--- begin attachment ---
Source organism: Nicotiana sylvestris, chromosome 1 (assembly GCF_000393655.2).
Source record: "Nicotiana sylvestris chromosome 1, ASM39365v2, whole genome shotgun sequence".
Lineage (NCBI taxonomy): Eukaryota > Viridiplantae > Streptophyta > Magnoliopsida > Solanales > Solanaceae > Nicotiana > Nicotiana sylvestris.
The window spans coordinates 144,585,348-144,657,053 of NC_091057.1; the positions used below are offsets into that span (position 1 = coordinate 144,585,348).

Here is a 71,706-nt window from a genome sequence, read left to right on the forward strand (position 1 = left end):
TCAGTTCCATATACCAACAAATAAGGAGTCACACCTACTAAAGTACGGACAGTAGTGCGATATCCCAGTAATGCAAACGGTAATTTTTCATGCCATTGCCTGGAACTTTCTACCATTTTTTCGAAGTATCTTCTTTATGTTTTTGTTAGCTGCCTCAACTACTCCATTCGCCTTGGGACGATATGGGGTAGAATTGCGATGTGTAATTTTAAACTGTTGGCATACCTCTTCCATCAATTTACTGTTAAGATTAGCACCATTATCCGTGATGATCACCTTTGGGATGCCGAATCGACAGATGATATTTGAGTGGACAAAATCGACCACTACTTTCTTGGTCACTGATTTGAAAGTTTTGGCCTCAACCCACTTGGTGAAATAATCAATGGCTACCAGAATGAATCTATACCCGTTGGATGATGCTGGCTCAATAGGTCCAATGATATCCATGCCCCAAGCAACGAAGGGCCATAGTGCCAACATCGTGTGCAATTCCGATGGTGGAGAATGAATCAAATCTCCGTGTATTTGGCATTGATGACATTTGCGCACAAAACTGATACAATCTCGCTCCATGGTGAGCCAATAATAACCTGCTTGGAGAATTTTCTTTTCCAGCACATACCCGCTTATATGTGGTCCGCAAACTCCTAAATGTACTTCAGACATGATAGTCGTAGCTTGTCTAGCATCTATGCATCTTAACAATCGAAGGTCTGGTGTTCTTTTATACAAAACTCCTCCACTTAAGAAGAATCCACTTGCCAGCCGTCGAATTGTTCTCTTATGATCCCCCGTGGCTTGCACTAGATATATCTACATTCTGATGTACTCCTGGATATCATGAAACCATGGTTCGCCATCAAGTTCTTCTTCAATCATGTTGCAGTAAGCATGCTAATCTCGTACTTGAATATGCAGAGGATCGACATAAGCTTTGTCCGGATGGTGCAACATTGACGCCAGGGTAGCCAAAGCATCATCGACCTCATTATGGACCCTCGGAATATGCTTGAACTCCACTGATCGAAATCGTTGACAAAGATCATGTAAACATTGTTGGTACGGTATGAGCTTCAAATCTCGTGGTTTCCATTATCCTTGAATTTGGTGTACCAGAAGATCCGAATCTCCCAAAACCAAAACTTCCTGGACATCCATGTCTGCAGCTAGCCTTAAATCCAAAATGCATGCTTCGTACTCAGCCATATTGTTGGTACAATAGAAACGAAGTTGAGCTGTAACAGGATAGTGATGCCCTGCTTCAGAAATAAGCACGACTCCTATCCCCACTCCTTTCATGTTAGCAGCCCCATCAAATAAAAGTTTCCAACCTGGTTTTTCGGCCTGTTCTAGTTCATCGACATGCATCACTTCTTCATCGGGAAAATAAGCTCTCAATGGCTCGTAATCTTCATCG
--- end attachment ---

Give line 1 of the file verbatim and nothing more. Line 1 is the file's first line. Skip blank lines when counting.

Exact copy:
Source organism: Nicotiana sylvestris, chromosome 1 (assembly GCF_000393655.2).